slice of life · writing

Taking a More Hands-Off Approach #sol16

Isabelle's three-page story
Isabelle’s three-page story I inadvertently forgot to write the word “went” between we and down on page three.

Halfway out the door to the car, Isabelle turned to me and said, “You didn’t talk to me about writing this morning.”

“I know,” I said. “We can talk about it on the way to school if you’d like.”

Once we were settled into the car, Isabelle mentioned the writing center. “You’re coming in today, right?”

“Yes, I’m coming in to work with you and your friends. What are you going to write about?”

Silence.

“Are you going to write about the walks you and Daddy took in the meadow this weekend? That would make a great story.”

“No,” she said. “I’m going to write about sledding with Sophie.” (Sophie is our neighbor’s daughter.)

“Didn’t you write about that already?” I inquired.

“No! I wrote about sledding with Daddy,” she corrected.

“Oh, okay. Do you want to tell me what happened first, second, and third?”

Isabelle recounted her sledding adventure with minimal details. Unlike last Monday, I didn’t push her to add more. Even though I wanted to get her to say more, I figured it was up to her to add more relevant details. After all, her classmates don’t have someone practicing with them in the car.

I took a more hands-off approach once she came over to the writing center in her classroom. She knew her story. Like every other kid who comes over to work with me, I asked Isabelle to practice telling it aloud, touching each page as she told a different part. Then, I just let her write.

The only thing I did (because I couldn’t help myself) was push her to say a little more on the third page of the story. She said, “And then we went down.”

“What did you go down?” I asked. (I would’ve done that for any kid, not just my own!)

“The snowy hill,” she said.

“What a great description of the hill, Isabelle. You could’ve just said hill, but it was after the blizzard, so snowy helps me get a better idea of what it looked like.”

Granted, her pictures were devoid of trees or hills, but I said nothing. I was trying to be more hands-off today.

 

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16 thoughts on “Taking a More Hands-Off Approach #sol16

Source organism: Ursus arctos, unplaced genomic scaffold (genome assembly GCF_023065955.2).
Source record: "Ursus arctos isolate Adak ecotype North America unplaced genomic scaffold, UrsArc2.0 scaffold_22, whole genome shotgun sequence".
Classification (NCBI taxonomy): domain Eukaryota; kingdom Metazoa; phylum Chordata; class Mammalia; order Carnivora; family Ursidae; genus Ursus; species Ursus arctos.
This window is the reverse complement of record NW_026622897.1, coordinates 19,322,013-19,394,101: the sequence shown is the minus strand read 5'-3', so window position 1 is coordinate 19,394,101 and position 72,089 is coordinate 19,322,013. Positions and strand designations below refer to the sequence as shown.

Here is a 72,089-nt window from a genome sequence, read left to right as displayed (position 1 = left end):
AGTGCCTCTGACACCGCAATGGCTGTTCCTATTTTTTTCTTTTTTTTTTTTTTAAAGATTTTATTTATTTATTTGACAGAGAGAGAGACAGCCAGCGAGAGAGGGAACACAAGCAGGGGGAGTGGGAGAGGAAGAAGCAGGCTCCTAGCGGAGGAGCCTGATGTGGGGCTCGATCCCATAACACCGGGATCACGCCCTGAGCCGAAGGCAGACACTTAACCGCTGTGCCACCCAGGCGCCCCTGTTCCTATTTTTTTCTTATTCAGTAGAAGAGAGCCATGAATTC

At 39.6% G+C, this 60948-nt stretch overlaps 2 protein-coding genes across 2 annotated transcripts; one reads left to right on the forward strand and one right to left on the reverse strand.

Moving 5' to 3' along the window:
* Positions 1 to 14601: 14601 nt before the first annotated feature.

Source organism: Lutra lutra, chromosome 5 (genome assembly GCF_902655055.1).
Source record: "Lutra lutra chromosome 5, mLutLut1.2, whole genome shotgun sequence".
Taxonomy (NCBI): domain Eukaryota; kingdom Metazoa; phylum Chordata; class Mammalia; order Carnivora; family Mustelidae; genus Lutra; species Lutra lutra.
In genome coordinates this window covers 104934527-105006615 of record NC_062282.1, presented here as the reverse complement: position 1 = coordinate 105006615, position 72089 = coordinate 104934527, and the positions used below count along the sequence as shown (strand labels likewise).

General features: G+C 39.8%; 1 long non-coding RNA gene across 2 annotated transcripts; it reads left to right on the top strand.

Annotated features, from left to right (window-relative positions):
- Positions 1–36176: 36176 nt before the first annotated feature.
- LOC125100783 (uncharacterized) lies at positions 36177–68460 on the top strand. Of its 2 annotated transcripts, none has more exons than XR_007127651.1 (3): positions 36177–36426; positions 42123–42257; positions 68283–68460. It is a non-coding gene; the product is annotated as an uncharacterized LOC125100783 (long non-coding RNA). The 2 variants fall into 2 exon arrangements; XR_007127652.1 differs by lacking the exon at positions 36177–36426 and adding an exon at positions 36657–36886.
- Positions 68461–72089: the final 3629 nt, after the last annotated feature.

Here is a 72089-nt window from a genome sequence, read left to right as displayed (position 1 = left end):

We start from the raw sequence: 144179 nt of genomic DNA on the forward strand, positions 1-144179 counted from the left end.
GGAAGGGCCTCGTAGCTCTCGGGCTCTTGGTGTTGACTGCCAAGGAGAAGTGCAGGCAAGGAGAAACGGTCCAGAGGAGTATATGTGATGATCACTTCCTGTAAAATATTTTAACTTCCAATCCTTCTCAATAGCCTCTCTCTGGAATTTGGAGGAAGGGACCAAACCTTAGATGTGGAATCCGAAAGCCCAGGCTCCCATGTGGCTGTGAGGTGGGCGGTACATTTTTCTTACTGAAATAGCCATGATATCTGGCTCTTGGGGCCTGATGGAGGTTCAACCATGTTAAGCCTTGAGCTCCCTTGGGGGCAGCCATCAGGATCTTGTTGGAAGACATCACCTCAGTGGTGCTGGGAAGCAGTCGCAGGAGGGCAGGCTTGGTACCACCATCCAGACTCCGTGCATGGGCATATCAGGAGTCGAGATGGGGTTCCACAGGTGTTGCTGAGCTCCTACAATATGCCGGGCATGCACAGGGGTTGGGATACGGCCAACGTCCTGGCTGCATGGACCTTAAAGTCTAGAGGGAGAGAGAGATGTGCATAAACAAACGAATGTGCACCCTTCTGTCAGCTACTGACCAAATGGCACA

1. NOTE: Even though I was “hands-off,” I encouraged Isabelle to label her own pictures. I did provide the spelling of Mommy and Sophie, which I would’ve done for any other kid (if they asked).

  2. I admire your “hands-off” approach. It is so hard to do sometimes. But you have reminded her that she is a writer, and only she knows the story she wants to tell!

  3. This reminds me a bit of what I do with my high school students in Creative Writing class. We call it “writer knows best.” Even with all the feedback in the world, the writer still has the final say about the piece.

    Balancing teaching and parenting is hard!

  4. You do dialogue so well! I can hear the conversations perfectly. I feel the tough balance between mommy and writing teacher too. I often have that problem with my boys. Any kind of teaching, discipline, routine, etc. Anyways, I get a kick out of Isabel. It’s posts like these that make her seem like such a little grown-up and then the pictures are so cute and bring her back to she’s just a little girl.

  5. She is so lucky to have you as a mother and a teacher. The hardest thing for me as a mom was not to correct my daughters writing. It was critical to me she felt home a safe place to play with writing. How cool you get to see her in both environments.

  6. I love how you bring me right into the moment with your descriptions and dialogue, Stacey. Sounds like you felt better this time than last. Like I said before, it is so hard to work with your own child, to let go. But look at what she did!

  7. Stacey! It is so hard to be hands off when it comes to our children being creative! I would have pushed only a little too! 🙂 That line made me laugh out loud! Thank you for sharing this slice of your day! I wish all pre-schools had a writing center and a person like you supporting it! Lucky lucky all around!

  8. I like how Isabelle already waits for you and the writing workshop. I think it is so special that you get to be in her class.

  9. Although I know it is challenging to teach our own children, it’s makes for a special kind of memory for us and for them. Thank you for such a detailed account. I felt as if I were watching the whole scene unfold.

  10. So hard to step back and let our kids learn on their own. I love how you work with her and lovely that you work in her class with writing. It is fun to hear about her growth.

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